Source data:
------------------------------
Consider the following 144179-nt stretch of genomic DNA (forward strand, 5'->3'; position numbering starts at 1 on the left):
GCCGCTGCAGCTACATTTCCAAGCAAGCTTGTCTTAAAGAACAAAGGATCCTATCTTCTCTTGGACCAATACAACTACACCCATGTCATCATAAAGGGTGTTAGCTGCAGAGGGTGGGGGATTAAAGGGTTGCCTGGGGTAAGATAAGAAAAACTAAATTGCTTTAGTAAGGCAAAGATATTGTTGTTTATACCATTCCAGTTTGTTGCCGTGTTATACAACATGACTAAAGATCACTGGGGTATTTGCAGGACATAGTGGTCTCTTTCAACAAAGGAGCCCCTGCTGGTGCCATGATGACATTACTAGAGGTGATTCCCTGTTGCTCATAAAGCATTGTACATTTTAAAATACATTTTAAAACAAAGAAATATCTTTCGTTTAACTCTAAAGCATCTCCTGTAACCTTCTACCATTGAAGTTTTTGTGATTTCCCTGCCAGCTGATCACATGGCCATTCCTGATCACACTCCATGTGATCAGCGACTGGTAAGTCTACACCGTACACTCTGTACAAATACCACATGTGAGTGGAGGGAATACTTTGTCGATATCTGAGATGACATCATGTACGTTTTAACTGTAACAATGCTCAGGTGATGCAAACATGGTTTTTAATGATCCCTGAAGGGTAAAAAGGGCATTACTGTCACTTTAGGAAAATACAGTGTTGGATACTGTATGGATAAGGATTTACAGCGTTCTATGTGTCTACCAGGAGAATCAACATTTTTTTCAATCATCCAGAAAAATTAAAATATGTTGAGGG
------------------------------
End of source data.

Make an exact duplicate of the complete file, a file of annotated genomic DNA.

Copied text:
Consider the following 144179-nt stretch of genomic DNA (forward strand, 5'->3'; position numbering starts at 1 on the left):
GCCGCTGCAGCTACATTTCCAAGCAAGCTTGTCTTAAAGAACAAAGGATCCTATCTTCTCTTGGACCAATACAACTACACCCATGTCATCATAAAGGGTGTTAGCTGCAGAGGGTGGGGGATTAAAGGGTTGCCTGGGGTAAGATAAGAAAAACTAAATTGCTTTAGTAAGGCAAAGATATTGTTGTTTATACCATTCCAGTTTGTTGCCGTGTTATACAACATGACTAAAGATCACTGGGGTATTTGCAGGACATAGTGGTCTCTTTCAACAAAGGAGCCCCTGCTGGTGCCATGATGACATTACTAGAGGTGATTCCCTGTTGCTCATAAAGCATTGTACATTTTAAAATACATTTTAAAACAAAGAAATATCTTTCGTTTAACTCTAAAGCATCTCCTGTAACCTTCTACCATTGAAGTTTTTGTGATTTCCCTGCCAGCTGATCACATGGCCATTCCTGATCACACTCCATGTGATCAGCGACTGGTAAGTCTACACCGTACACTCTGTACAAATACCACATGTGAGTGGAGGGAATACTTTGTCGATATCTGAGATGACATCATGTACGTTTTAACTGTAACAATGCTCAGGTGATGCAAACATGGTTTTTAATGATCCCTGAAGGGTAAAAAGGGCATTACTGTCACTTTAGGAAAATACAGTGTTGGATACTGTATGGATAAGGATTTACAGCGTTCTATGTGTCTACCAGGAGAATCAACATTTTTTTCAATCATCCAGAAAAATTAAAATATGTTGAGGG